If you ever find yourself staring directly into the jagged, gaping jaws of a hungry Tyrannosaurus rex, take a moment to observe its placid, composed tongue. Remarkably still, no?

Despite what pop culture would have us believe about the wildly elongated, lashing tongues of these marvellous, extinct creatures, new research suggests the towering T. rex and most of its prehistoric dino counterparts were actually rather tongue tied.

An investigation by researchers from the University of Texas at Austin and the Chinese Academy of Sciences has found that while T. rex may have been able to chew you into mincemeat with ease, it wouldn't have been able to stick its tongue out at you beforehand.

Cold comfort perhaps, but why not?

902 t rex dinosaur tongue 2Fossils from Northeast China with delicate hyoid bones (Li et al.)

It's to do with hyoid bones, which help anchor and support the tongue. They're what help you lick – among other kinds of tongue manipulations – but they weren't able to do the same thing for dinosaurs, which is why the stereotypical image of the protruding T. rex tongue has turned out to be massively wrong.

"They've been reconstructed the wrong way for a long time," says vertebrate palaeontologist Julia Clarke from UT Austin.

"In most extinct dinosaurs their tongue bones are very short. And in crocodilians with similarly short hyoid bones, the tongue is totally fixed to the floor of the mouth."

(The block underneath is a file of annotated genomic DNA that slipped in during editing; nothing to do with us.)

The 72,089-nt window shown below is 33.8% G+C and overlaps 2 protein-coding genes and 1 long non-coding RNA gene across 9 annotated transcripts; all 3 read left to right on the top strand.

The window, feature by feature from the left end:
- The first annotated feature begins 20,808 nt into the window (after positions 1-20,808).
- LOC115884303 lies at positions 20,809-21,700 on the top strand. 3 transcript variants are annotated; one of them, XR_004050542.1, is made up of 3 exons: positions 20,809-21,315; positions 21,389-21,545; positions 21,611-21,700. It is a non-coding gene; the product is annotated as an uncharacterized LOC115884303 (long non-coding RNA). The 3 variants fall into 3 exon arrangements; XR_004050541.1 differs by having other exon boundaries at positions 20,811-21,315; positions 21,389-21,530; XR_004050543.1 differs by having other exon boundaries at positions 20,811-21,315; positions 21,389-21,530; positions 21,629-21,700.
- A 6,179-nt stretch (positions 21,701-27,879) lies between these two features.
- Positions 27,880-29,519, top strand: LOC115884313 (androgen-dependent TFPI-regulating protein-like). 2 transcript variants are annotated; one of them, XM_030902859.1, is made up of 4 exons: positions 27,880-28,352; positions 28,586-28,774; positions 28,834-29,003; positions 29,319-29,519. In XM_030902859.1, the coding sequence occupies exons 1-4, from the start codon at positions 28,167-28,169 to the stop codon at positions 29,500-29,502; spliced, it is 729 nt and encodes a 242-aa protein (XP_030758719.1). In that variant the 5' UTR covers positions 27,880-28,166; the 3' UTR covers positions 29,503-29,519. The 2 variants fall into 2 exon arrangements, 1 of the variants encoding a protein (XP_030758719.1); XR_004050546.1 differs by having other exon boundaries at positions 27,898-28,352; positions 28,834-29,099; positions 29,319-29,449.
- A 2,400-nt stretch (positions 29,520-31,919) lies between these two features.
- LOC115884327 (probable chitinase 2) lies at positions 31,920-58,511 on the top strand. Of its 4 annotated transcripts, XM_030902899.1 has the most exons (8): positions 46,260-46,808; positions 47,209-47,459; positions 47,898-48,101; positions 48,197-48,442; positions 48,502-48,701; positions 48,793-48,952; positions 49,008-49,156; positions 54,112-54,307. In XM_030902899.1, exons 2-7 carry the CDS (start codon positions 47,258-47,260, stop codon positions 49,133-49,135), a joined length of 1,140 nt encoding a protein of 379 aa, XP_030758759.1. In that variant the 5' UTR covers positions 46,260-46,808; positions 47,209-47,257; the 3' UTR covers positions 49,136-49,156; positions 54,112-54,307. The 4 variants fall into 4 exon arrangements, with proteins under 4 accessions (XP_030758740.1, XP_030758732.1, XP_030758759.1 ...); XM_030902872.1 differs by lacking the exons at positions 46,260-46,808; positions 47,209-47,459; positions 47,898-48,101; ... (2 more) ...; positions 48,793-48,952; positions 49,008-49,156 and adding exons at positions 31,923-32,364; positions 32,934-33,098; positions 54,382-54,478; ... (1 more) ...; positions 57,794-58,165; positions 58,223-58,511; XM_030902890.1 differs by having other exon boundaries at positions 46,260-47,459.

Clarke and fellow researchers discovered this by comparing the hyoid bones of extinct dinosaurs, pterosaurs, and alligators to those of modern birds and alligator specimens.

The analysis revealed most dinosaur hyoid bones resemble those of alligators and crocodiles: relatively short, and because they're connected to the tongue, it means the tongue isn't very mobile.

In contrast, species that evolved later – including bird-like pterosaurs and modern birds – have far more nimble tongues, thanks to greater diversity and length in their hyoid bone shapes.

"Birds, in general, elaborate their tongue structure in remarkable ways," Clarke says. "They are shocking."

As for how these later creatures learned how to move their tongues so effectively while their predecessors couldn't, the team thinks it might have been an evolutionary adaptation that accompanied the growing of wings – or, rather, the losing of arms.

"If you can't use a hand to manipulate prey, the tongue may become much more important to manipulate food," one of the team, Zhiheng Li explains.

"That is one of the hypotheses that we put forward."

It's not the first time Clarke has upturned classical assumptions about these fearsome predators – and particularly what goes on inside their mouths.

Two years ago, she was part of a team that discovered the ferocious, reverberating roars we might expect to emanate from T. rex mouths did not in fact exist. Instead, the animals would have produced soft, cooing noises.

What with the inability to run, and those puny pint-sized arms, these ferocious beasts are getting less scary all the time.

The findings are reported in PLOS ONE.